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‘Hit it, Senator!’: Rachel Maddow mocks Rand Paul for lifting ‘eugenics’ speech from Wikipedia

By Arturo Garcia
Monday, October 28, 2013 23:50 EDT
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Rachel Maddow catches Rand Paul lifting speech from Wikipedia [MSNBC]
 
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For the movie Gattaca to come up during a gubernatorial campaign was weird enough, MSNBC host Rachel Maddow said on Monday. But weirder still was would-be presidential hopeful Sen. Rand Paul (R-KY) seemingly reciting portions of his speech on the movie verbatim from Wikipedia and thinking he could pull it off.

“Rand Paul’s speech today was totally ripped off of Wikipedia,” Maddow said, before reading the online description of the film’s plot and saying, “Hit it, Senator!” to reveal Paul matching it nearly completely.

Paul’s appearance at Liberty College was designed to boost partymate Ken Cuccinelli, whose campaign against Terry McAuliffe has been plagued by mishaps involving Jim Bob and Michelle Duggar and Rick Santorum’s “strikeforce” fundraising campaign.

During the speech, Paul compared people in favor of reproductive choice to what she called “the evil autocratic state” in the movie, which determines that Ethan Hawke’s character will die just after he turns 30, forcing him to develop a new identity and several ways of cheating the system to fulfill his dream of becoming an astronaut.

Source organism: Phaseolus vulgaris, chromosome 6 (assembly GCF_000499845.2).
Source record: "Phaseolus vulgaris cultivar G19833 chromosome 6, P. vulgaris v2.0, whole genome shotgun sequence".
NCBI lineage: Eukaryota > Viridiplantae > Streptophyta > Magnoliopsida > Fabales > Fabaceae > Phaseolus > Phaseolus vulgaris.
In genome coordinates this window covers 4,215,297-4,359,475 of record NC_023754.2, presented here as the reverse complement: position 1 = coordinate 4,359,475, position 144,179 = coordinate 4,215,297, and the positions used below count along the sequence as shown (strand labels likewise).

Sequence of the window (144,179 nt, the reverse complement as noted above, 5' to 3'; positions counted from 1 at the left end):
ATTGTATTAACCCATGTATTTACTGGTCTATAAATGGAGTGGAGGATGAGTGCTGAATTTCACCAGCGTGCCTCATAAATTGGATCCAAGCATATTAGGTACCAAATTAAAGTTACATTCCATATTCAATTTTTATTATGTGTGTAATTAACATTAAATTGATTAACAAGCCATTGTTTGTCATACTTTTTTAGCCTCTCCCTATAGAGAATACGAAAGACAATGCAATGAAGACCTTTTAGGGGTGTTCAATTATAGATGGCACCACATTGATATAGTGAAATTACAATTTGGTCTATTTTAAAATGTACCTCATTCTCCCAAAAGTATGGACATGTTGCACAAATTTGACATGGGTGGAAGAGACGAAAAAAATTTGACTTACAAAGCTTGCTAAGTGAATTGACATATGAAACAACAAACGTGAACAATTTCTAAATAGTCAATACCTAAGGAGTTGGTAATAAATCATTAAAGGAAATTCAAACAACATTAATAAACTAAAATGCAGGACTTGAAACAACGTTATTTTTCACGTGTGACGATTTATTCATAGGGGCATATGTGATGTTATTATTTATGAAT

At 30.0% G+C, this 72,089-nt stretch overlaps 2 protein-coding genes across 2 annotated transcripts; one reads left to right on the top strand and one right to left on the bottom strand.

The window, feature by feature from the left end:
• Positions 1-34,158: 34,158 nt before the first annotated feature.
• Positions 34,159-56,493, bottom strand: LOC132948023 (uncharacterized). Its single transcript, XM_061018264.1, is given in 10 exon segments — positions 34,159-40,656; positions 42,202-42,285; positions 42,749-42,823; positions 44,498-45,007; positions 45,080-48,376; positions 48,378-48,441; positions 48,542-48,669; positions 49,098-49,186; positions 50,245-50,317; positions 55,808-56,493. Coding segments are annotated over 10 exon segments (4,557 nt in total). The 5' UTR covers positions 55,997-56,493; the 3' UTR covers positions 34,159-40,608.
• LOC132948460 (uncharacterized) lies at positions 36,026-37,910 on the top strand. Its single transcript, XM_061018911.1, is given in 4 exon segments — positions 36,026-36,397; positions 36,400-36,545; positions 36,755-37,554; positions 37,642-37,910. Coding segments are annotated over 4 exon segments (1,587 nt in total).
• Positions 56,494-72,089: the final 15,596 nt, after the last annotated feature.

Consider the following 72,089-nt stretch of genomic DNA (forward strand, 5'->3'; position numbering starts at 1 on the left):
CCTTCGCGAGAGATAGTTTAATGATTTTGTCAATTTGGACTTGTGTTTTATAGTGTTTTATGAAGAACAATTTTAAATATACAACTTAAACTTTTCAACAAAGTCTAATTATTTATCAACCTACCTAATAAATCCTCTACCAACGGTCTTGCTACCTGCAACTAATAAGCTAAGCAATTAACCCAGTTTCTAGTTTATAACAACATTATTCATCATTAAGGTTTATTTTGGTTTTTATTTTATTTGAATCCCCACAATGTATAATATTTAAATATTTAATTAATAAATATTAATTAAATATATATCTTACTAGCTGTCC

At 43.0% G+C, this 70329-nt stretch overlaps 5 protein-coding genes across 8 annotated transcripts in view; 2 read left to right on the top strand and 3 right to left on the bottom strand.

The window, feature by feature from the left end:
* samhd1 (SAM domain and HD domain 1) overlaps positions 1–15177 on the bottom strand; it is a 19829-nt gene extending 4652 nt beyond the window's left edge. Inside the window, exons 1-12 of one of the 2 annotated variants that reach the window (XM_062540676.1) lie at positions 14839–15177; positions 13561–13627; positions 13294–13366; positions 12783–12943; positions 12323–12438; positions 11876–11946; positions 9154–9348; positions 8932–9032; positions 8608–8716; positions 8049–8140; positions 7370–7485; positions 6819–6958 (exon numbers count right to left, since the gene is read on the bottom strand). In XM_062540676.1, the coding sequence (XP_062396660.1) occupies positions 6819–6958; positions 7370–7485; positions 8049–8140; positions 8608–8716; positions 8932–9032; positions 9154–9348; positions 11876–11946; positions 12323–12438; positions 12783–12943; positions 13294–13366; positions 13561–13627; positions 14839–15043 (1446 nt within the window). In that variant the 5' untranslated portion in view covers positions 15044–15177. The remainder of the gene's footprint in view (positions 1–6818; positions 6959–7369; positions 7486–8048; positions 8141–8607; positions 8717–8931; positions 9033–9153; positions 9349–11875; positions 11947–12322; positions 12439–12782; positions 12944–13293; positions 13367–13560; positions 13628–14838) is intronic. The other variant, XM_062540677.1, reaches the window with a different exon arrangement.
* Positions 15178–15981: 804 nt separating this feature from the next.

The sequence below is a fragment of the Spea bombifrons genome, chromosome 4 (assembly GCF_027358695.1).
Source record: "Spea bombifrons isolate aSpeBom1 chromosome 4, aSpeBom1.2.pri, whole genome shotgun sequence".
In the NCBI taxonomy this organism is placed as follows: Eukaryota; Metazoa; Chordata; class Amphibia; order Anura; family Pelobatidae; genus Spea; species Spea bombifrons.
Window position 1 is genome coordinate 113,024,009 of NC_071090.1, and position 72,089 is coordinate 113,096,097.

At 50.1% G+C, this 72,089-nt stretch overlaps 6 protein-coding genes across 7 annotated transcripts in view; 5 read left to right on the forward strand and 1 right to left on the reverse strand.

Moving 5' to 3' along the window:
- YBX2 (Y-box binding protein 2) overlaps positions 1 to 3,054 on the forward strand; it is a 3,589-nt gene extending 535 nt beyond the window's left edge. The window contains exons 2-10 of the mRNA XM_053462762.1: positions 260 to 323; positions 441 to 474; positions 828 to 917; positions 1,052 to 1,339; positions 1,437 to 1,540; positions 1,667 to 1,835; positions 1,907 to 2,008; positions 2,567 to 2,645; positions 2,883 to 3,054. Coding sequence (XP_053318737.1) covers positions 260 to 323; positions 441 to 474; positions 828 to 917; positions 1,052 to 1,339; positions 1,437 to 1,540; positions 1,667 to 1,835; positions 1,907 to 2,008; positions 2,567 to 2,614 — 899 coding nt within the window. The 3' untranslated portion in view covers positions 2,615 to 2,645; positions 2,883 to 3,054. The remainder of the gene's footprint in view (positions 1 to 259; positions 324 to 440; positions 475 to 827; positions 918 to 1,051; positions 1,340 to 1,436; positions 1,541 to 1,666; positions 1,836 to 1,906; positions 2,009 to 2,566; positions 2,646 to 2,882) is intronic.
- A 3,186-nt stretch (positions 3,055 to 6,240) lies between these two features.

“Seriously, that’s the argument: people who are pro-choice want to start practicing Nazi-style eugenics in America,” Maddow said sarcastically. “Or, at least, Gattaca-style eugenics. So therefore, vote for Ken Cuccinelli.”

Maddow also pointed out that another Republican would-be presidential candidate, Herman Cain, was caught trying to use the Pokemon theme song as his own during his own failed campaign. Similarly, it took current Vice President Joe Biden (D) a decade to recover after being caught plagiarizing during his own run in 1988.

“What will the fallout be for Rand Paul?” Maddow wondered aloud, before noting that Paul’s office had not responded to her request for comment.

Watch Maddow pick apart Paul’s apparent plagiarism, as aired on Monday, before.

Arturo Garcia
Arturo Garcia
Arturo R. García is the managing editor at Racialicious.com. He is based in San Diego, California and has written for both print and broadcast media, including contributions to GlobalComment.com, The Root and Comment Is Free. Follow him on Twitter at @ABoyNamedArt
 
 
 
 
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